The Mudcat Café TM
Thread #66703   Message #3265839
Posted By: ollaimh
29-Nov-11 - 11:38 PM
Thread Name: Gulp! Ewan MacColl - Scottish or Not?
Subject: RE: Gulp! Ewan MacColl - Scottish or Not?
well i went to the singer club as a callow teen fresh off the turnip truck. i've told the story elsewhere. it was an experience, but one i didn't understand at all untill years later. i sang a ditty in nova scotia galic--the gaelic i heard when very young. i sang along with a guy doing it in english. when he hit the chorus i switched to gaelic as that's how it was sung where i grew up.

they all must have assumed i was american because the balefull stares were intense, and the guy i tried to sing along with(along with everybody else) had a english accent. i think he was an englishman pretending to be scottish--and he may have been maccoll!! all i know was it waqsn't much like a kitchen party at home and i hit the road soon after.

if this doesn't highlight the wierdness thast urban over educated and under cultured folkies get into i don't know what does.

one of the few people they ever heard who was singing a childhood song in his childhood language was given the bum's rush. at that age i didn't care. i was much more interested in busking, drinking and chasing girls,

years late a remember the same shit in vancouver. a politically correct vancouver folk song society(the vancouver folk ss--bourgeois folkies never seem to have any self awareness)--told me the sing canadian songs here when i wanted to sing a gaelic song--and struck me off the list of singers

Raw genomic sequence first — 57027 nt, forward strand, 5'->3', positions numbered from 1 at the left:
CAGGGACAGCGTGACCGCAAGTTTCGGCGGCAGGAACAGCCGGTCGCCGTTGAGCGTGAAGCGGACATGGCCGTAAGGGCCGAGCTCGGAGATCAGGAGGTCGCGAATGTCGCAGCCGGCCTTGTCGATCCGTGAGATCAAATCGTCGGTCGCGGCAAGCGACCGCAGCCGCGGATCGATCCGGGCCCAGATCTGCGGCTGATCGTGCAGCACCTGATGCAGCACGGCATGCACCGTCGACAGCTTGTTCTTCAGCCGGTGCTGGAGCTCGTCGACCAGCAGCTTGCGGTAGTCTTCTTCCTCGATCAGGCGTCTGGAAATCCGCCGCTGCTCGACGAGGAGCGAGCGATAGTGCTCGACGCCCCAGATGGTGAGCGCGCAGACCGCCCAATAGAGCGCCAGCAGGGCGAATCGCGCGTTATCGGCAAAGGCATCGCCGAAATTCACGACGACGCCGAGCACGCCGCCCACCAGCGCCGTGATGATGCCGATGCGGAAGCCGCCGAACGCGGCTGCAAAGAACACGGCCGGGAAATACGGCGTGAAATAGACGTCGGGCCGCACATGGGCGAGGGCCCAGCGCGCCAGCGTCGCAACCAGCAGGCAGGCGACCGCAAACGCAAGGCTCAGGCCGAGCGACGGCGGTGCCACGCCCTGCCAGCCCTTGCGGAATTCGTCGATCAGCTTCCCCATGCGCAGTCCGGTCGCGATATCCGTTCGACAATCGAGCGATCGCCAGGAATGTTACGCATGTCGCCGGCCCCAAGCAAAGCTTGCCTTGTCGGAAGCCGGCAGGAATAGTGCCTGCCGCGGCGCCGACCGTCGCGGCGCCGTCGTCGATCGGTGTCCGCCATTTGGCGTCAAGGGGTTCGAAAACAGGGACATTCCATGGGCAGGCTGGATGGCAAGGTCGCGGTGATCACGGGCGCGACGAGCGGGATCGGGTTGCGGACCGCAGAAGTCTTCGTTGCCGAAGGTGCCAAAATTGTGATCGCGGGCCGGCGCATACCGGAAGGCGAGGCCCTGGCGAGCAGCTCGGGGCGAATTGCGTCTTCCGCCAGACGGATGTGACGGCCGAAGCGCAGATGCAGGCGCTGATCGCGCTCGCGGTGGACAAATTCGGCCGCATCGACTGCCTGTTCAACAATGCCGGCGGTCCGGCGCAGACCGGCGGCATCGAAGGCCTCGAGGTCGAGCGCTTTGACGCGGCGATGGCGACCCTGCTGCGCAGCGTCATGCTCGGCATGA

there are real roots issues that are not addressed by a facile quote from martin carty that folk has never been pure. what folk has rarely been is rescpectfull of the imperialized cultures.

moreover the scions of the middle class need to lighten up and hold off a lot. at the time i went to the singers i had worked on a fish boat and at a carpet factory--didn't get educated untill a decade later. i had no idea the twisted application of their ideas. my experience was that in the uk and canada the working class get pushed asside by bourgeois singers who usually claim to represent the working class(are you listening jon bartlett and rika ruebsaat?)

at least in the united states they love to new songs from rootsy traditions without much question

now on many political issues i agree with maccoll and he was a great song writer . i thought he was part of the lallans movement. but maybe not